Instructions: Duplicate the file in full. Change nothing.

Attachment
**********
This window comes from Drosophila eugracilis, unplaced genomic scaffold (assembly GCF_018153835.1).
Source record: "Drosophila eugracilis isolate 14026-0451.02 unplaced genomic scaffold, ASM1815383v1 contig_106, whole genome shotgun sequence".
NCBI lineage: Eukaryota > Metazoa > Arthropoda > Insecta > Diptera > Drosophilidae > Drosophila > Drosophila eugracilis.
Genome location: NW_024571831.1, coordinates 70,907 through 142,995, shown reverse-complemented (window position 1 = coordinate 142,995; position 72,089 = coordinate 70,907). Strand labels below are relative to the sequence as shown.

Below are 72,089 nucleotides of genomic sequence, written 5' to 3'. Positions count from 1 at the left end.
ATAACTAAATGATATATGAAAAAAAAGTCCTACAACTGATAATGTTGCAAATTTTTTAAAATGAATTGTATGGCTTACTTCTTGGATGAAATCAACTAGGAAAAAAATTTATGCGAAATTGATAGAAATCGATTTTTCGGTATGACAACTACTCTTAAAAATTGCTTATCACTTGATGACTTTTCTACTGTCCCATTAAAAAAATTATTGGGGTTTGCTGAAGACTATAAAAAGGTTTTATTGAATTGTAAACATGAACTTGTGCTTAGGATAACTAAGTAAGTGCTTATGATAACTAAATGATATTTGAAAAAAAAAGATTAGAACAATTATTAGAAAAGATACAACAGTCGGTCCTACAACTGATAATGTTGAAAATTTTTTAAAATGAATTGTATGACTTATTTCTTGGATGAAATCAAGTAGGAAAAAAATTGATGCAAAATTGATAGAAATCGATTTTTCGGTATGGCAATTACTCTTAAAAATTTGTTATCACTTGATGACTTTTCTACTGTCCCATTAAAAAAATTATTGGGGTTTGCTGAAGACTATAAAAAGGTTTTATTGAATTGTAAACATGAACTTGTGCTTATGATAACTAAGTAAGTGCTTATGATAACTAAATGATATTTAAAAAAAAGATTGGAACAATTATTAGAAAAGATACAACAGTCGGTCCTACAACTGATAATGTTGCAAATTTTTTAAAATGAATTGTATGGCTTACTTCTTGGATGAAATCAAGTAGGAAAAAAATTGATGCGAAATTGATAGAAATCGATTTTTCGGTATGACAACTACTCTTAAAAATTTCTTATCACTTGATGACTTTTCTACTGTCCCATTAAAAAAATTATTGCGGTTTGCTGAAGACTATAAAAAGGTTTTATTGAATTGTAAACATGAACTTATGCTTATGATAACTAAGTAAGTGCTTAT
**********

This window comes from Drosophila eugracilis, unplaced genomic scaffold (assembly GCF_018153835.1).
Source record: "Drosophila eugracilis isolate 14026-0451.02 unplaced genomic scaffold, ASM1815383v1 contig_106, whole genome shotgun sequence".
NCBI lineage: Eukaryota > Metazoa > Arthropoda > Insecta > Diptera > Drosophilidae > Drosophila > Drosophila eugracilis.
Genome location: NW_024571831.1, coordinates 70,907 through 142,995, shown reverse-complemented (window position 1 = coordinate 142,995; position 72,089 = coordinate 70,907). Strand labels below are relative to the sequence as shown.

Below are 72,089 nucleotides of genomic sequence, written 5' to 3'. Positions count from 1 at the left end.
ATAACTAAATGATATATGAAAAAAAAGTCCTACAACTGATAATGTTGCAAATTTTTTAAAATGAATTGTATGGCTTACTTCTTGGATGAAATCAACTAGGAAAAAAATTTATGCGAAATTGATAGAAATCGATTTTTCGGTATGACAACTACTCTTAAAAATTGCTTATCACTTGATGACTTTTCTACTGTCCCATTAAAAAAATTATTGGGGTTTGCTGAAGACTATAAAAAGGTTTTATTGAATTGTAAACATGAACTTGTGCTTAGGATAACTAAGTAAGTGCTTATGATAACTAAATGATATTTGAAAAAAAAAGATTAGAACAATTATTAGAAAAGATACAACAGTCGGTCCTACAACTGATAATGTTGAAAATTTTTTAAAATGAATTGTATGACTTATTTCTTGGATGAAATCAAGTAGGAAAAAAATTGATGCAAAATTGATAGAAATCGATTTTTCGGTATGGCAATTACTCTTAAAAATTTGTTATCACTTGATGACTTTTCTACTGTCCCATTAAAAAAATTATTGGGGTTTGCTGAAGACTATAAAAAGGTTTTATTGAATTGTAAACATGAACTTGTGCTTATGATAACTAAGTAAGTGCTTATGATAACTAAATGATATTTAAAAAAAAGATTGGAACAATTATTAGAAAAGATACAACAGTCGGTCCTACAACTGATAATGTTGCAAATTTTTTAAAATGAATTGTATGGCTTACTTCTTGGATGAAATCAAGTAGGAAAAAAATTGATGCGAAATTGATAGAAATCGATTTTTCGGTATGACAACTACTCTTAAAAATTTCTTATCACTTGATGACTTTTCTACTGTCCCATTAAAAAAATTATTGCGGTTTGCTGAAGACTATAAAAAGGTTTTATTGAATTGTAAACATGAACTTATGCTTATGATAACTAAGTAAGTGCTTAT